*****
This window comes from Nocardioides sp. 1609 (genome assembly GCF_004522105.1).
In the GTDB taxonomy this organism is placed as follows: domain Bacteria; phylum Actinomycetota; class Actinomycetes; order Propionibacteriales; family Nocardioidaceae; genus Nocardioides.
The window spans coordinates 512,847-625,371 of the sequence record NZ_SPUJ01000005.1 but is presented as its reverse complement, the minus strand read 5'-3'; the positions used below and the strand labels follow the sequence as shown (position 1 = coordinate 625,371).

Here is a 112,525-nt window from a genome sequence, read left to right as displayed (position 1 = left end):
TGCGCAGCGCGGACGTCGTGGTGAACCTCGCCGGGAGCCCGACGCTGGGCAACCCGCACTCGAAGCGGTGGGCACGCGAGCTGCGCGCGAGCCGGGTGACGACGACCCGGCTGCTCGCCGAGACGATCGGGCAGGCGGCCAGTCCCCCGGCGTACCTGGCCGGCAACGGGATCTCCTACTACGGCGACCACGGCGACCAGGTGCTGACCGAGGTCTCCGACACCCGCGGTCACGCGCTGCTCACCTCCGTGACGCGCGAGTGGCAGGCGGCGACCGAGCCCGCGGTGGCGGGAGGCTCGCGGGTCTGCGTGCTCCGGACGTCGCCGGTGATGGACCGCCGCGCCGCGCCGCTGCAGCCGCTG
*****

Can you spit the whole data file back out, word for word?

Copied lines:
This window comes from Nocardioides sp. 1609 (genome assembly GCF_004522105.1).
In the GTDB taxonomy this organism is placed as follows: domain Bacteria; phylum Actinomycetota; class Actinomycetes; order Propionibacteriales; family Nocardioidaceae; genus Nocardioides.
The window spans coordinates 512,847-625,371 of the sequence record NZ_SPUJ01000005.1 but is presented as its reverse complement, the minus strand read 5'-3'; the positions used below and the strand labels follow the sequence as shown (position 1 = coordinate 625,371).

Here is a 112,525-nt window from a genome sequence, read left to right as displayed (position 1 = left end):
TGCGCAGCGCGGACGTCGTGGTGAACCTCGCCGGGAGCCCGACGCTGGGCAACCCGCACTCGAAGCGGTGGGCACGCGAGCTGCGCGCGAGCCGGGTGACGACGACCCGGCTGCTCGCCGAGACGATCGGGCAGGCGGCCAGTCCCCCGGCGTACCTGGCCGGCAACGGGATCTCCTACTACGGCGACCACGGCGACCAGGTGCTGACCGAGGTCTCCGACACCCGCGGTCACGCGCTGCTCACCTCCGTGACGCGCGAGTGGCAGGCGGCGACCGAGCCCGCGGTGGCGGGAGGCTCGCGGGTCTGCGTGCTCCGGACGTCGCCGGTGATGGACCGCCGCGCCGCGCCGCTGCAGCCGCTG